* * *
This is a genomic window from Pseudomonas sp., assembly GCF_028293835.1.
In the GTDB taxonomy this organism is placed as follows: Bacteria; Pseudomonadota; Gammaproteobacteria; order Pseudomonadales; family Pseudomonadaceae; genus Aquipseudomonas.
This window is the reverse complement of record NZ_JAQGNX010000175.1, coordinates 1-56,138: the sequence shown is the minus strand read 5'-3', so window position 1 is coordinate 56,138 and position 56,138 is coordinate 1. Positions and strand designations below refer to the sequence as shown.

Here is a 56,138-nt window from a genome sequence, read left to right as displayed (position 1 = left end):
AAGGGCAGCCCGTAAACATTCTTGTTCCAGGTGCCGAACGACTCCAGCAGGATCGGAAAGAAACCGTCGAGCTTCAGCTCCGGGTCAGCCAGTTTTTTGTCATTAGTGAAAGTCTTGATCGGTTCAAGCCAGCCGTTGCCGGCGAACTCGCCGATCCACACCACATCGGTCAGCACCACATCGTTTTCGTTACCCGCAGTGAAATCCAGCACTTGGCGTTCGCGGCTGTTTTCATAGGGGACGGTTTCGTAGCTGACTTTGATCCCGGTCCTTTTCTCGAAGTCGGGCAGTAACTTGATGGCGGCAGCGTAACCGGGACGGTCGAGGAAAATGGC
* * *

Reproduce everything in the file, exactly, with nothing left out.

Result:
This is a genomic window from Pseudomonas sp., assembly GCF_028293835.1.
In the GTDB taxonomy this organism is placed as follows: Bacteria; Pseudomonadota; Gammaproteobacteria; order Pseudomonadales; family Pseudomonadaceae; genus Aquipseudomonas.
This window is the reverse complement of record NZ_JAQGNX010000175.1, coordinates 1-56,138: the sequence shown is the minus strand read 5'-3', so window position 1 is coordinate 56,138 and position 56,138 is coordinate 1. Positions and strand designations below refer to the sequence as shown.

Here is a 56,138-nt window from a genome sequence, read left to right as displayed (position 1 = left end):
AAGGGCAGCCCGTAAACATTCTTGTTCCAGGTGCCGAACGACTCCAGCAGGATCGGAAAGAAACCGTCGAGCTTCAGCTCCGGGTCAGCCAGTTTTTTGTCATTAGTGAAAGTCTTGATCGGTTCAAGCCAGCCGTTGCCGGCGAACTCGCCGATCCACACCACATCGGTCAGCACCACATCGTTTTCGTTACCCGCAGTGAAATCCAGCACTTGGCGTTCGCGGCTGTTTTCATAGGGGACGGTTTCGTAGCTGACTTTGATCCCGGTCCTTTTCTCGAAGTCGGGCAGTAACTTGATGGCGGCAGCGTAACCGGGACGGTCGAGGAAAATGGC